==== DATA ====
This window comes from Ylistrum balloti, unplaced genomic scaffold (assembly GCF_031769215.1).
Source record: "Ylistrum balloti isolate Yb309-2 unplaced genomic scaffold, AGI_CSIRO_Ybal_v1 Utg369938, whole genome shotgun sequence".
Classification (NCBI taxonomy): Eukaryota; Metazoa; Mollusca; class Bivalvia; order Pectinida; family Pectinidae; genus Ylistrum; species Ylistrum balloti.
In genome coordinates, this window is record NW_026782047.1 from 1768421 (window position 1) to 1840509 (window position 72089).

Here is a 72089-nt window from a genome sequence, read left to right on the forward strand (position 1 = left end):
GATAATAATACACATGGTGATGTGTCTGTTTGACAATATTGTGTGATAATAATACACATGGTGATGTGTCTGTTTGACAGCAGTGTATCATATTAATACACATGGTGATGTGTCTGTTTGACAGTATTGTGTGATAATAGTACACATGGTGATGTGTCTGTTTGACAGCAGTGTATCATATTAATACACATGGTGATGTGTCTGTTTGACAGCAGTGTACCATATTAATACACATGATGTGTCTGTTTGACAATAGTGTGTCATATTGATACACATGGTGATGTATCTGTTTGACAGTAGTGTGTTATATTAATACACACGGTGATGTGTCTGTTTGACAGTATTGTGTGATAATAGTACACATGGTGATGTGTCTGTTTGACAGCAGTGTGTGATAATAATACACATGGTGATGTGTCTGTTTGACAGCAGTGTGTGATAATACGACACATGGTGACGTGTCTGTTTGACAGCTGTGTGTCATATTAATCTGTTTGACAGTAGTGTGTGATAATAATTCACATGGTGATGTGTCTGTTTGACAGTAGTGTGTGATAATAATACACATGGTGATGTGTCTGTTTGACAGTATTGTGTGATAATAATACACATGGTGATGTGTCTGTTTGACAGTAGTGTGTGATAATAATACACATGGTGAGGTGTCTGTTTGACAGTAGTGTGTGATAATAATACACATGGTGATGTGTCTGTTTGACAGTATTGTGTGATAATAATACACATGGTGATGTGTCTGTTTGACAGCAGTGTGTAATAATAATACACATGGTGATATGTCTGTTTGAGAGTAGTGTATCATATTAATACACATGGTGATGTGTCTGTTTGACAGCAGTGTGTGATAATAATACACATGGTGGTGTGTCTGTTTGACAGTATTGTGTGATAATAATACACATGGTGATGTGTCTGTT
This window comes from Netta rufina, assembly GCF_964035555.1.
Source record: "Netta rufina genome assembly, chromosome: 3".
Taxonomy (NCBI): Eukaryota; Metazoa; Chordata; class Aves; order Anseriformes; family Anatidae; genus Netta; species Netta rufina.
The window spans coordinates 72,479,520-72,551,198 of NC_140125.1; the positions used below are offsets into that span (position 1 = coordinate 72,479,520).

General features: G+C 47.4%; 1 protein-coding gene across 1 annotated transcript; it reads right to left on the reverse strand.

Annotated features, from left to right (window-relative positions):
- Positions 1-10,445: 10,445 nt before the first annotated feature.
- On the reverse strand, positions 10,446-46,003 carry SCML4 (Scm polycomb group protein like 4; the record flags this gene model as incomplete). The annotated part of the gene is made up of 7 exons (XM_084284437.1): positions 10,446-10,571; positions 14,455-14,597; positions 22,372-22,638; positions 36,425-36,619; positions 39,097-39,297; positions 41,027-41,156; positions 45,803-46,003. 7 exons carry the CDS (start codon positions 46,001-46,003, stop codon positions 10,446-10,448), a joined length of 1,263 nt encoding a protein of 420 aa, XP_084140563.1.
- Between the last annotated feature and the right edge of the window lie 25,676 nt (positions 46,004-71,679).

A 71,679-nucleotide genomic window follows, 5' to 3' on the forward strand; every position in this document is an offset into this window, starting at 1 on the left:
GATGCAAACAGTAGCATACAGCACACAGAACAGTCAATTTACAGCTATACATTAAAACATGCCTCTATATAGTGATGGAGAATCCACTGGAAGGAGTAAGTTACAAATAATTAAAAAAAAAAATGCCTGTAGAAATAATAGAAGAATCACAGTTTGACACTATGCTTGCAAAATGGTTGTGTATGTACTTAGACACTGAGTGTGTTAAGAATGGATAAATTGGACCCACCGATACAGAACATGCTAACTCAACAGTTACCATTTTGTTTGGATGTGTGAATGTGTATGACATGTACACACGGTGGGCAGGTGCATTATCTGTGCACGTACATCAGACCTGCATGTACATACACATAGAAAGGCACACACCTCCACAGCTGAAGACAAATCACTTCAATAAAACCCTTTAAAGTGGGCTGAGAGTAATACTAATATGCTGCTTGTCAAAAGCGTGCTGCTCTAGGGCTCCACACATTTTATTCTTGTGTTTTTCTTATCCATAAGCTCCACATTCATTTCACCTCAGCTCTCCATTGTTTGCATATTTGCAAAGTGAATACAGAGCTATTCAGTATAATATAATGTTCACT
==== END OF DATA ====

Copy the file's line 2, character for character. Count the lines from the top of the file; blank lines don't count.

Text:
Source record: "Ylistrum balloti isolate Yb309-2 unplaced genomic scaffold, AGI_CSIRO_Ybal_v1 Utg369938, whole genome shotgun sequence".